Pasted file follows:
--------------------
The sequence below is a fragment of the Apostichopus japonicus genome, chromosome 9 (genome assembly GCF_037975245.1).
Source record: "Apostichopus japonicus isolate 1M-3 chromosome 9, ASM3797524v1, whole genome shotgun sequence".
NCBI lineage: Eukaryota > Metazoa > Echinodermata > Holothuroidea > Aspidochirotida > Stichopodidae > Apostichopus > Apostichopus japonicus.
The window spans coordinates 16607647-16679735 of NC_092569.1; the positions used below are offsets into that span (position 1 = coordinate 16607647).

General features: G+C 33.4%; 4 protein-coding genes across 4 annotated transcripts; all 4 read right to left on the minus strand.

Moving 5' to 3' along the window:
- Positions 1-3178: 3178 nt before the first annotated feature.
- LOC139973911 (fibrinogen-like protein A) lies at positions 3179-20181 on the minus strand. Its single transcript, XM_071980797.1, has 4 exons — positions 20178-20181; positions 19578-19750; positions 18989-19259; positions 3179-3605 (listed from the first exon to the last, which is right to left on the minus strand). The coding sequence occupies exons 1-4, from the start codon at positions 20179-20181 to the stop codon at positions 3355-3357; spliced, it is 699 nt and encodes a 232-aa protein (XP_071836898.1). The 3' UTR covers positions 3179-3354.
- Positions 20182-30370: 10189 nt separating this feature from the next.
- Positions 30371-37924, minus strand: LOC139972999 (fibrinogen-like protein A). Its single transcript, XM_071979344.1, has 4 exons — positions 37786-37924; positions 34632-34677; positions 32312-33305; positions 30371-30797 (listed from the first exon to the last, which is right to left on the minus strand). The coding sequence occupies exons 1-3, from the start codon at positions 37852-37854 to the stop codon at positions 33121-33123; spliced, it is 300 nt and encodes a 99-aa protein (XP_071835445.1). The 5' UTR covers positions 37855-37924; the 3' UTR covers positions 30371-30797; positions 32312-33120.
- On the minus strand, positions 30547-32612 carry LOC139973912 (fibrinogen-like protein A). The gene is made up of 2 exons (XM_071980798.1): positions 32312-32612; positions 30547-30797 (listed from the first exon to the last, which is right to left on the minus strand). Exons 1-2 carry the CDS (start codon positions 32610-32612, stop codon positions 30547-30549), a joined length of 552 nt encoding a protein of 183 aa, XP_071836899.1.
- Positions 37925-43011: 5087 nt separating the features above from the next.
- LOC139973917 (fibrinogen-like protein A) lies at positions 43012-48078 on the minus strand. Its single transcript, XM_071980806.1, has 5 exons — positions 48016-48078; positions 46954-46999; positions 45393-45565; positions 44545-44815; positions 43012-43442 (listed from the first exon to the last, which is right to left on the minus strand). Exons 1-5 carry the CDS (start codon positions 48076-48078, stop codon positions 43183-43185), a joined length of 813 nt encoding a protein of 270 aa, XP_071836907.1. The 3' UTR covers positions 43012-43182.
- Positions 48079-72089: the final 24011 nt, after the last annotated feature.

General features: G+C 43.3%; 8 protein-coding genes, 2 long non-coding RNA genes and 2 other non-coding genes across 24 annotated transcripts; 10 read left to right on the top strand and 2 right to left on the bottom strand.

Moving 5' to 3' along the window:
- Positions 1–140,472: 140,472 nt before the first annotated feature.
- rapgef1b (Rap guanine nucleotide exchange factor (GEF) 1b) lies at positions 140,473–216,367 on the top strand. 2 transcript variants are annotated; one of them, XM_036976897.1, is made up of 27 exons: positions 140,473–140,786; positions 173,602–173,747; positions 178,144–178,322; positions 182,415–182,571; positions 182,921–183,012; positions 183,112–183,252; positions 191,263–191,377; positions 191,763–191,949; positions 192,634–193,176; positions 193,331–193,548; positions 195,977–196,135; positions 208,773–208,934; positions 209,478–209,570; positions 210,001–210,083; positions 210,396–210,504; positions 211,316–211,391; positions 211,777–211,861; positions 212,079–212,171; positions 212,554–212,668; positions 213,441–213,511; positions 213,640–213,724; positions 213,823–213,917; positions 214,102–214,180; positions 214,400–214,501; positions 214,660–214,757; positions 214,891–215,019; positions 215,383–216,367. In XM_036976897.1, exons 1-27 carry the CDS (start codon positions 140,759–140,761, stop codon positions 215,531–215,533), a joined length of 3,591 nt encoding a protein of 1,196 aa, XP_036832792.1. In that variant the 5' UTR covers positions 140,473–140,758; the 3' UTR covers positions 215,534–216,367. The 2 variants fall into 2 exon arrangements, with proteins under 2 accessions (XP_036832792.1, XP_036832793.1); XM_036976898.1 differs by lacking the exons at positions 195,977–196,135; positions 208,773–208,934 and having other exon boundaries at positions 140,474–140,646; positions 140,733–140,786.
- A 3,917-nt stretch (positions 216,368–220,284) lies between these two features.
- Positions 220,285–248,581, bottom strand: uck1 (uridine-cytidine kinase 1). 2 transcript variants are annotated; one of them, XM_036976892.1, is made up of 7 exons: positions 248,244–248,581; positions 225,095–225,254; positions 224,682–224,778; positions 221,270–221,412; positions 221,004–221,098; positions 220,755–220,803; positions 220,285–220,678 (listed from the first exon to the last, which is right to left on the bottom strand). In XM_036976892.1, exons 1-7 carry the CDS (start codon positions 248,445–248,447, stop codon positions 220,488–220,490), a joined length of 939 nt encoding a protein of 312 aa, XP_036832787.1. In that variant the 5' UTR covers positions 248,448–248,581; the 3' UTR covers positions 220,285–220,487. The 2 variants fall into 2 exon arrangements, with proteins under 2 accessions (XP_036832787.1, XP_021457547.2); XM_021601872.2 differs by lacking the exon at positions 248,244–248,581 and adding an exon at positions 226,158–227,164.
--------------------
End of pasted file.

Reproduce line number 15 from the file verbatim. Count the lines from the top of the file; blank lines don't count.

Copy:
General features: G+C 43.3%; 8 protein-coding genes, 2 long non-coding RNA genes and 2 other non-coding genes across 24 annotated transcripts; 10 read left to right on the top strand and 2 right to left on the bottom strand.